Syrian President Bashar al-Assad began his interview with the BBC’s Jeremy Bowen by saying: “We need to talk about facts” – but very little else he said was grounded in reality.
Assad, in charge of his country for four years of civil war that has claimed over 200,000 lives, painted an image of himself as a leader who was defending is country from terrorists, and still had the support of his people.
He added that the Western narrative of the conflict is “childish” – as he denied a catalogue of atrocities including the indiscriminate use of barrel bombs and chemical weapons.
At the risk that the Syrian dictator accuses Channel 4 News of being “childish” we feel we should point out the weight of evidence that suggests Mr Assad is lying.
There’s no barrel bombs. We don’t have barrels. Bashar al Assad
Above: an unexploded barrel bomb in Hama, Syria
President Assad insisted that his military is not using indiscriminate weapons, specifically barrel bombs, in his war against rebels.
Barrel bombs are typically 300kg to 600kg barrels filled with explosives and shrapnel. When they hit everything within a 250m radius is destroyed – buildings are flattened and people are ripped to pieces.
Assad said the army does not have barrels – joking: “It is like talking about cooking pots. We don’t have cooking pots”.
The evidence for the use of barrel bombs by the Syrian regime is overwhelming.
In July last year Human Rights Watch said it had documented 650 damages sites around the city of Aleppo alone. The sites are different to conventional bombings – wither larger, irregular craters. Amongst those killed in these attacks was Nouru al-Abdu – a 13-year-old decapitated in a blast in 2013.
Hundreds of videos of barrel bomb attacks, and unexploded barrels have been posted online.
Watch more: footage of barrel bomb attacks in Syria
These videos include footage said to be soldiers pushing barrel bombs out of helicopters. Though there is always the possibility that videos are faked, it is hard to imagine who would fake these as Syria’s rebels do not have helicopters.
Examples of this barrel bombs footage has been analysed by respected weapons blogger Brown Moses, who has said there is “clear evidence of DIY barrel bombs being used by the Syrian Air Force”. Some more footage collated by Brown Moses can be found here.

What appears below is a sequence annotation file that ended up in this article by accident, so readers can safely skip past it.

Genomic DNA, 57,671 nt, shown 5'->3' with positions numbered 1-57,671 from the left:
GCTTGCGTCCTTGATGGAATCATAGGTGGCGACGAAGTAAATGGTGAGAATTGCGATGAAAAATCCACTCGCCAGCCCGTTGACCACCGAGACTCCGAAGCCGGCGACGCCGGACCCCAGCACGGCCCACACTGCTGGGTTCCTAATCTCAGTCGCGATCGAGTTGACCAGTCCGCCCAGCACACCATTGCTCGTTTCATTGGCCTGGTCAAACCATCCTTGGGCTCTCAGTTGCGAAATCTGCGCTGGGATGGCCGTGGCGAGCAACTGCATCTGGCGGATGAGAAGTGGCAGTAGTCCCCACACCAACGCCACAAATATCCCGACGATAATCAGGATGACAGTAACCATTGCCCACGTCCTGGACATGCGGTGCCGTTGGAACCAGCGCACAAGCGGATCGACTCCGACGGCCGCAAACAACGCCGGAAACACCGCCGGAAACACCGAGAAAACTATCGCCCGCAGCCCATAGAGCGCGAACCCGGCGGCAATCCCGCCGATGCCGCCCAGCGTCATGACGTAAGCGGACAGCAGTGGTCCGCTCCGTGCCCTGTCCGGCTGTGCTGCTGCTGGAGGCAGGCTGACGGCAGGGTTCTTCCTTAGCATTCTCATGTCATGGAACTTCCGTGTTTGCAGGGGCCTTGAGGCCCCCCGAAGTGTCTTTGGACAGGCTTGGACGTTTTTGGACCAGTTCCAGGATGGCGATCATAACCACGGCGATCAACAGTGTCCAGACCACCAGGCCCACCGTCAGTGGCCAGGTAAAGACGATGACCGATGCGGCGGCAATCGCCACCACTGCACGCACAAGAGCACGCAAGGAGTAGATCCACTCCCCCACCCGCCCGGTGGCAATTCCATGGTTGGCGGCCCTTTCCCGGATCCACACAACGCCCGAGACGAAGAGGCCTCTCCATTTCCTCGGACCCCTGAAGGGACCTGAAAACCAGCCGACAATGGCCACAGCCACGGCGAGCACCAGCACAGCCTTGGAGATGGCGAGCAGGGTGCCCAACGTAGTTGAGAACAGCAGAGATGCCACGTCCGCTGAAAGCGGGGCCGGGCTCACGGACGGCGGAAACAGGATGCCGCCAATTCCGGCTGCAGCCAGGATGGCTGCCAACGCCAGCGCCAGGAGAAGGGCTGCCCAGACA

Assad is deluded or lying when he says his military are not murdering hundreds of innocent civilians with the use of barrel bombs. Philip Hammond
Last year the United Nations unanimously adopted Resolution 2139 which called for, amongst other things, an end to the use of barrel bombs in the Syrian conflict. Last month UN Deputy Humanitarian Chief Kyung-wha Kang said “the call continues to be ignored”.
Human Rights Watch says more than half of the civilians killed in the Syrian conflict have been killed by explosive weapons, including barrel bombs.
The Syrian government is not alone in killing civilians with explosive weapons in Syria – rebel groups have also been accused of using weapons such as mortars on heavily populated areas. However, as the Syrian military has control of the skies, claims of barrel bomb use fall firmly at their door.
On Tuesday, British Foreign Secretary Philip Hammond said: “Assad is deluded or lying when he says his military are not murdering hundreds of innocent civilians with the use of barrel bombs.
“His regime has waged a brutal campaign against the Syrian people, using crude and indiscriminate weapons and prevented access to life-saving humanitarian assistance.
“Assad’s forces have systematically murdered, tortured, raped and imprisoned Syrians. There can be no doubt that he is the problem, not part of the solution.”
Definitely not (when asked if Syrian military is using chlorine gas). Bashar al-Assad
Barrel bombs can also be used to deploy chemical weapons. Though Assad denied in the BBC interview that the Syrian military has used chlorine gas or barrel bombs, a recent Organisation for the Prohibition of Chemical Weapons mission concluded that “chlorine gas was used as a weapon against three opposition-controlled villages in Syria last year”.
The mission said evidence it found was “compelling confirmation” that a chlorine gas was “systematically and repeatedly used”.
Though the OPCW did not attribute blame, 32 out of 37 witnesses interviewed “saw or heard the sound of a helicopter over the village at the time of the attack with barrel bomb containing toxic chemicals”.
Above: a child being treated after a chlorine gas attack in Telminnes on 21 April 2014